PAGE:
, Needs a Better Description
Sometimes, a villain's biggest problem is that his forces are diminished to the point where they can't stand up to the hero.
Most often, it's a side effect of Shoot the Messenger
, You Have Outlived Your Usefulness
, and You Have Failed Me
. The villain may think We Have Reserves
each time he kills someone, only to find out in the end he used his reserves up. Usually the villain has a terrible case of Genre Blindness
to allow this to happen.
It can also result from a case of Screw This, I'm Out of Here!
which steams from the Mooks
having enough of the Bad Boss
routine or because they're not getting enough pay, if they're getting any at all.
This trope also applies when a villain is too stupid to not leave behind a platoon of guards when he sends his men into battle, thus leaving his base vulnerable to direct attacks.
Can be avoid if villain has a Mook Maker
, unless it is destroyed by the heroes.
Live Action TV
- A Horrible Histories song about Edward Teach, a.k.a. Blackbeard, suggested that he liked to do this so he wouldn't have to share his treasure with so many people, and that it led to his downfall when he was boarded and didn't have anyone left to help defend.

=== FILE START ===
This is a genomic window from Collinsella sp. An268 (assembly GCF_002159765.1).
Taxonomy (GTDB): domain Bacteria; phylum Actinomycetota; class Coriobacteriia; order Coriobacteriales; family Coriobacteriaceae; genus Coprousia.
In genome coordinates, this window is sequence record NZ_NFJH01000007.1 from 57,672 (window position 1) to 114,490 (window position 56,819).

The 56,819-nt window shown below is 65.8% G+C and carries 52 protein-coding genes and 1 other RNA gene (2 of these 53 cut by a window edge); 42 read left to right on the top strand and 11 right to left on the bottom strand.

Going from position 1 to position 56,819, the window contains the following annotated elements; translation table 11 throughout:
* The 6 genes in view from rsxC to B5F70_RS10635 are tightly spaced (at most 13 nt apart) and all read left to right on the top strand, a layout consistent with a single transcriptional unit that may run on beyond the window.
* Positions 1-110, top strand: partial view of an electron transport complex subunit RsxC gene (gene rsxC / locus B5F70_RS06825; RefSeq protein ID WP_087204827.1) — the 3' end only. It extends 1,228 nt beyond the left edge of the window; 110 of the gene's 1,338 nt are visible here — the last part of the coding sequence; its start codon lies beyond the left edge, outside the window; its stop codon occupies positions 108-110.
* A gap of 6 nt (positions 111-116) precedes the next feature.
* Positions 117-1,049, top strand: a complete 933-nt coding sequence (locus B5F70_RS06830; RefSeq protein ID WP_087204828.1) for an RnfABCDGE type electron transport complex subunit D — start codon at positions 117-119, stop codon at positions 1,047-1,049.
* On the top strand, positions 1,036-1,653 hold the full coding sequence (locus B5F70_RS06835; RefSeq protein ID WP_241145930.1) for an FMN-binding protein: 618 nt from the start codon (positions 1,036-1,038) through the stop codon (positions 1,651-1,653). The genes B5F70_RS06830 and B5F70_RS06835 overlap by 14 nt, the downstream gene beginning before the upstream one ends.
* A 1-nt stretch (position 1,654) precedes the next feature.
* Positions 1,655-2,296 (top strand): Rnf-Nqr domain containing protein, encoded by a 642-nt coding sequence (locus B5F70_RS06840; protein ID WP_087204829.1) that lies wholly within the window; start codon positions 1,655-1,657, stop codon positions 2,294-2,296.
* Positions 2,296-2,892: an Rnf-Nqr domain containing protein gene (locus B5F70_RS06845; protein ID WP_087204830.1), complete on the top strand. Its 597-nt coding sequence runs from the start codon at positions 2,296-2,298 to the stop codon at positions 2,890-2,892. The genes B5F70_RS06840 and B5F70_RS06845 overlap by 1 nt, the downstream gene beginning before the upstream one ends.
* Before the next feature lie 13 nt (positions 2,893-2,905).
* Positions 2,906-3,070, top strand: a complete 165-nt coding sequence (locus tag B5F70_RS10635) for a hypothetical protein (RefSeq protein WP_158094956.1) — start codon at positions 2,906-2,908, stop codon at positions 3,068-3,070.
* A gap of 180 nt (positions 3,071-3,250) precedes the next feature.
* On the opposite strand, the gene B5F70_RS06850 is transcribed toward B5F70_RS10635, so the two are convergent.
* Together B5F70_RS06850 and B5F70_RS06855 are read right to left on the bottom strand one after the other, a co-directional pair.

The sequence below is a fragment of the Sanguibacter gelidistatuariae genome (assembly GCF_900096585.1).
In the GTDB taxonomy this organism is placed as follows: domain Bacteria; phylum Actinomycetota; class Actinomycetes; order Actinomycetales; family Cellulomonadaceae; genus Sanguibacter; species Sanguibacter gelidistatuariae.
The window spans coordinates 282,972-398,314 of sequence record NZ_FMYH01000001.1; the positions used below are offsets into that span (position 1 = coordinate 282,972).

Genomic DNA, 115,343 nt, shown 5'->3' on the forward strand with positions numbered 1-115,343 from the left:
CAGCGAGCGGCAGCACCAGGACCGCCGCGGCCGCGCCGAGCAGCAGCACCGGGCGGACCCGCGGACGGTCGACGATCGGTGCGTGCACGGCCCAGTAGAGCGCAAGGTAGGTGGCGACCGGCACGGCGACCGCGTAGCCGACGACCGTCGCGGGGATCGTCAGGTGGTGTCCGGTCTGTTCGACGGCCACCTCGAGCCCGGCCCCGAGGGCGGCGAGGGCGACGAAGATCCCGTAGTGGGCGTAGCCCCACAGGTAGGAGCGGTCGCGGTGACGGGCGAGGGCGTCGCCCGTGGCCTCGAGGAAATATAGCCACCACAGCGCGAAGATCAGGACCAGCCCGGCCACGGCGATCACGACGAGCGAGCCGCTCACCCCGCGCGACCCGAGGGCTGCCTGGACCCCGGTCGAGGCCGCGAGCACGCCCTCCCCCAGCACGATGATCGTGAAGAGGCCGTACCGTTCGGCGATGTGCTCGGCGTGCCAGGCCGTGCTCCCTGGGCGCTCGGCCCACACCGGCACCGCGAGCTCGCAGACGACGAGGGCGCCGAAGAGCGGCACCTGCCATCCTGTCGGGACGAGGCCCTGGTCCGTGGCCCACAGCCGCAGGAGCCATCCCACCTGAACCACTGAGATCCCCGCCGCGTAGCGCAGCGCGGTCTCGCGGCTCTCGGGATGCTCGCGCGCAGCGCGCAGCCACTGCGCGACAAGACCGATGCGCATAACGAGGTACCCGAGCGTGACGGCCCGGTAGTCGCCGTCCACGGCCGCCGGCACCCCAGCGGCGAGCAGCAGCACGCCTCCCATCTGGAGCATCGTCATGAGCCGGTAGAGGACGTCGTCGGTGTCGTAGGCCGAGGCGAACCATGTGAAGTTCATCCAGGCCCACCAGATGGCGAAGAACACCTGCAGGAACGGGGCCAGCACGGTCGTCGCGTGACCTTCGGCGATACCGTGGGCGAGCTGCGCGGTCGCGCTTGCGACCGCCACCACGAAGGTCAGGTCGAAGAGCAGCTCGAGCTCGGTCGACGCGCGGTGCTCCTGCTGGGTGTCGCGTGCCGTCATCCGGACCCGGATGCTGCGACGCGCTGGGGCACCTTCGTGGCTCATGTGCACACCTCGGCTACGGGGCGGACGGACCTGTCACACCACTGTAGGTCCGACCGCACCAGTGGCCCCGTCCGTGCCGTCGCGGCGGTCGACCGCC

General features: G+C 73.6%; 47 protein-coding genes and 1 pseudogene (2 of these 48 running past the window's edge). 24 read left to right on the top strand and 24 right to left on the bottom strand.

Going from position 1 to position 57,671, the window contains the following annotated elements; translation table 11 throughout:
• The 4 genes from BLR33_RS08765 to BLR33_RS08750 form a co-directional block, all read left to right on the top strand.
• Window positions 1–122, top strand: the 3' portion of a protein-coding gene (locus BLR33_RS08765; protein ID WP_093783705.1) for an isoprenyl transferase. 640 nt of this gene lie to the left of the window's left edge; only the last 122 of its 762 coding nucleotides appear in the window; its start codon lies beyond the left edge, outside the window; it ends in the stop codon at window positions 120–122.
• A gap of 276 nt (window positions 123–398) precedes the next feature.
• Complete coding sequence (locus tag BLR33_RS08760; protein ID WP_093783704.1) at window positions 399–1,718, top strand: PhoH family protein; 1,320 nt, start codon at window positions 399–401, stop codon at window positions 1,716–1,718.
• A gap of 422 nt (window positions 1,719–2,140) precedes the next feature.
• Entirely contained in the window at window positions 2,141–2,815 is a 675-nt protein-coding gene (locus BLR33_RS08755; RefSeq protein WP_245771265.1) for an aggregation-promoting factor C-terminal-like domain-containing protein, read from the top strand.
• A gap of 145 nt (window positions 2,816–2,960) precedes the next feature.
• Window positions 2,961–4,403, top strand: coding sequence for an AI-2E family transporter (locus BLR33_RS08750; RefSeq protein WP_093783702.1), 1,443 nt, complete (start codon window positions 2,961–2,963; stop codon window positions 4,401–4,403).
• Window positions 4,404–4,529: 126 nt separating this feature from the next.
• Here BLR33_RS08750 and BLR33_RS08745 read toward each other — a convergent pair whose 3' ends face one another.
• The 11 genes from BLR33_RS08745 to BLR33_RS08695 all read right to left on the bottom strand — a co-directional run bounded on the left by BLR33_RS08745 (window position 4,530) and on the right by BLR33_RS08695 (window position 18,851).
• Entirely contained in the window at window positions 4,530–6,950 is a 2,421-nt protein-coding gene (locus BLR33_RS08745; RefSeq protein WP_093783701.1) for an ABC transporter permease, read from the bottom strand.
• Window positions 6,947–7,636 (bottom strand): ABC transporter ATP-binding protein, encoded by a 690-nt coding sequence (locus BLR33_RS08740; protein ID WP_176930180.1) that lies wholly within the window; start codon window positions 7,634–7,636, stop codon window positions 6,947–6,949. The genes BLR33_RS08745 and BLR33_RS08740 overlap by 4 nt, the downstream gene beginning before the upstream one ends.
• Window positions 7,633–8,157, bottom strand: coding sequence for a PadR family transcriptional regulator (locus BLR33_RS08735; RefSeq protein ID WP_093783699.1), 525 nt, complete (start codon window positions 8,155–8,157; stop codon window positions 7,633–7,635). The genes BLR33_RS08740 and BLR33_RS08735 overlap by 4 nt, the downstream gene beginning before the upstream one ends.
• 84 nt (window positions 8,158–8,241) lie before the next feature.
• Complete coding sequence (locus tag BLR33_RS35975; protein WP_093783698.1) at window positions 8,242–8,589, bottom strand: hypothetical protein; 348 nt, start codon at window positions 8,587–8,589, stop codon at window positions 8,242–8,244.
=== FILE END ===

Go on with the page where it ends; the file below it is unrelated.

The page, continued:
- In The Adventures of Dr. McNinja, one arc has him facing off against a man who keeps sending bad-guy Ninja after him, and killing any who screw up. When the Doctor comes knocking at his door, he finds out he killed all of his Mooks, leaving him defenseless.
- Noted but averted with Xykon, the Big Bad Lich of The Order of the Stick. Xykon should encounter this trope, since he constantly uses his goblin minions as cannon fodder (in one case, sending tons of them to die in order to form a ramp) or killing them for his own amusement. However, "luckily", Xykon and his goblin second-in-command, Redcloak, can raise the dead as zombies.
- Invoked in one episode of Aladdin where after Abis Mal told his men who failed him they would be executed, Haroud warned that he wouldn't have any men left if he kept that up.
- In one episode of Sheep in the Big City, the General kept dropping his men through Trap Doors. Eventually, when he and his right hand man were chasing the titular character in a helicopter, they lost control of it because the General had dropped the pilot through the trapdoor.
- In the third Futurama movie, "Bender's Game", Momon insisted on all her forces being sent into battle, which left her lair defenseless for Fry to invade. It also didn't help that all her minions ended up getting killed. True, she won in the end, but the trope was still in affect.
- In one Fractured Fairytale featuring King Midas, the king called for his board of directors to help him become popular with his subjects, and executing those who failed him. At the end of the cartoon, he has no directors left.
- This trope is probably the reason Megatron puts up with Starscream.
- In Phineas and Ferb The Movie: Across the 2nd Dimension, Doof-2 sent his army of Mecha-Mooks into Dimension-1 to conquer its tri-state area. Unfortunately, instead of making more, he sent the ones that were enforcing his own tri-state area, enabling the resistance to make their move.